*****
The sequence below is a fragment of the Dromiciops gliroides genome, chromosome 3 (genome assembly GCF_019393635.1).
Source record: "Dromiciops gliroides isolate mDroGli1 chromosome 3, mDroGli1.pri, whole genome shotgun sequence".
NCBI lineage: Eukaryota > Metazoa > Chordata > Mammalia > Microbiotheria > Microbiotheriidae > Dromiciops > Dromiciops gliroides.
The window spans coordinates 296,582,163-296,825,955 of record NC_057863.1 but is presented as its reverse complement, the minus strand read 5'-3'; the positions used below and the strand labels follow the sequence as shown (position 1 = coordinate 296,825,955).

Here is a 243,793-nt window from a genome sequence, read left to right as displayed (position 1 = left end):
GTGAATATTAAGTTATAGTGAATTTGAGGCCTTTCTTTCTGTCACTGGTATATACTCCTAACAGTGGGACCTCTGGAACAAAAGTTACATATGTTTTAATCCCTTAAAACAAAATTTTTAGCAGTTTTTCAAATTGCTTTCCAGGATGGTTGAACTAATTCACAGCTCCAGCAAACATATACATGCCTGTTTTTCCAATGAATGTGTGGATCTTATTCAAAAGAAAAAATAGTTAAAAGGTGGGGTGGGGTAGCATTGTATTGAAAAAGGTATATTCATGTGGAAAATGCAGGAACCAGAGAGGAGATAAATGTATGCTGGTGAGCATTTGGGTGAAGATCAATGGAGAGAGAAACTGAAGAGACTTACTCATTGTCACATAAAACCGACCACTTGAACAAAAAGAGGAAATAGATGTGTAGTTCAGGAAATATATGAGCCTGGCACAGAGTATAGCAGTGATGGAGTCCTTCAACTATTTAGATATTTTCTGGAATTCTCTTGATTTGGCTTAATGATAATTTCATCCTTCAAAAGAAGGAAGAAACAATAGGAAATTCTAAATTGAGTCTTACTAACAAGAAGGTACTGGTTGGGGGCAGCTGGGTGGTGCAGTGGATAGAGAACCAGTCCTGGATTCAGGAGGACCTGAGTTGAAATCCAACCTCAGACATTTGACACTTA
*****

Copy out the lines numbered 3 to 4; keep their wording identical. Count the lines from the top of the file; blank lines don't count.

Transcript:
NCBI lineage: Eukaryota > Metazoa > Chordata > Mammalia > Microbiotheria > Microbiotheriidae > Dromiciops > Dromiciops gliroides.
The window spans coordinates 296,582,163-296,825,955 of record NC_057863.1 but is presented as its reverse complement, the minus strand read 5'-3'; the positions used below and the strand labels follow the sequence as shown (position 1 = coordinate 296,825,955).